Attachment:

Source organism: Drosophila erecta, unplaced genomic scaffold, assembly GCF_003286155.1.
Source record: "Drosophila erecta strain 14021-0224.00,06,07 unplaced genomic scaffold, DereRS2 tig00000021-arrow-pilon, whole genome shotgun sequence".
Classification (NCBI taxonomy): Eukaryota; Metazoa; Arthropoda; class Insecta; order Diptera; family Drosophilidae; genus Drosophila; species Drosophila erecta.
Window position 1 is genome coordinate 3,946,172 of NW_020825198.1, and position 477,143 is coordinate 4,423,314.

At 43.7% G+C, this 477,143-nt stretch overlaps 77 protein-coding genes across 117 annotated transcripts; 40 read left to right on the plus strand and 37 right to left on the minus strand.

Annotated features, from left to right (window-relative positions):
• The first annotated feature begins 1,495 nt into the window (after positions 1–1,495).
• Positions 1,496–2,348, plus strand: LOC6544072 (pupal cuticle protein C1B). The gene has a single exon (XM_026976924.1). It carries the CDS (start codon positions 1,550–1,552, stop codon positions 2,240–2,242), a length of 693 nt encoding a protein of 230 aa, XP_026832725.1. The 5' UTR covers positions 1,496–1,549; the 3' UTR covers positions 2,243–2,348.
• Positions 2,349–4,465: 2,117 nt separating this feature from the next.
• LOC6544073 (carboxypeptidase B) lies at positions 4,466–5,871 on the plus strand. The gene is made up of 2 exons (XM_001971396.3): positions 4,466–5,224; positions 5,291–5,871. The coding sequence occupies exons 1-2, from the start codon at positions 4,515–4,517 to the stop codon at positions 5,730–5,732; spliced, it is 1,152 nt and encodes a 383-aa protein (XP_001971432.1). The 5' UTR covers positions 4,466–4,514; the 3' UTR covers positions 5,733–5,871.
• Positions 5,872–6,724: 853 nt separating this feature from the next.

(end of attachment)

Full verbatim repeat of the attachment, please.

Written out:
Source organism: Drosophila erecta, unplaced genomic scaffold, assembly GCF_003286155.1.
Source record: "Drosophila erecta strain 14021-0224.00,06,07 unplaced genomic scaffold, DereRS2 tig00000021-arrow-pilon, whole genome shotgun sequence".
Classification (NCBI taxonomy): Eukaryota; Metazoa; Arthropoda; class Insecta; order Diptera; family Drosophilidae; genus Drosophila; species Drosophila erecta.
Window position 1 is genome coordinate 3,946,172 of NW_020825198.1, and position 477,143 is coordinate 4,423,314.

At 43.7% G+C, this 477,143-nt stretch overlaps 77 protein-coding genes across 117 annotated transcripts; 40 read left to right on the plus strand and 37 right to left on the minus strand.

Annotated features, from left to right (window-relative positions):
• The first annotated feature begins 1,495 nt into the window (after positions 1–1,495).
• Positions 1,496–2,348, plus strand: LOC6544072 (pupal cuticle protein C1B). The gene has a single exon (XM_026976924.1). It carries the CDS (start codon positions 1,550–1,552, stop codon positions 2,240–2,242), a length of 693 nt encoding a protein of 230 aa, XP_026832725.1. The 5' UTR covers positions 1,496–1,549; the 3' UTR covers positions 2,243–2,348.
• Positions 2,349–4,465: 2,117 nt separating this feature from the next.
• LOC6544073 (carboxypeptidase B) lies at positions 4,466–5,871 on the plus strand. The gene is made up of 2 exons (XM_001971396.3): positions 4,466–5,224; positions 5,291–5,871. The coding sequence occupies exons 1-2, from the start codon at positions 4,515–4,517 to the stop codon at positions 5,730–5,732; spliced, it is 1,152 nt and encodes a 383-aa protein (XP_001971432.1). The 5' UTR covers positions 4,466–4,514; the 3' UTR covers positions 5,733–5,871.
• Positions 5,872–6,724: 853 nt separating this feature from the next.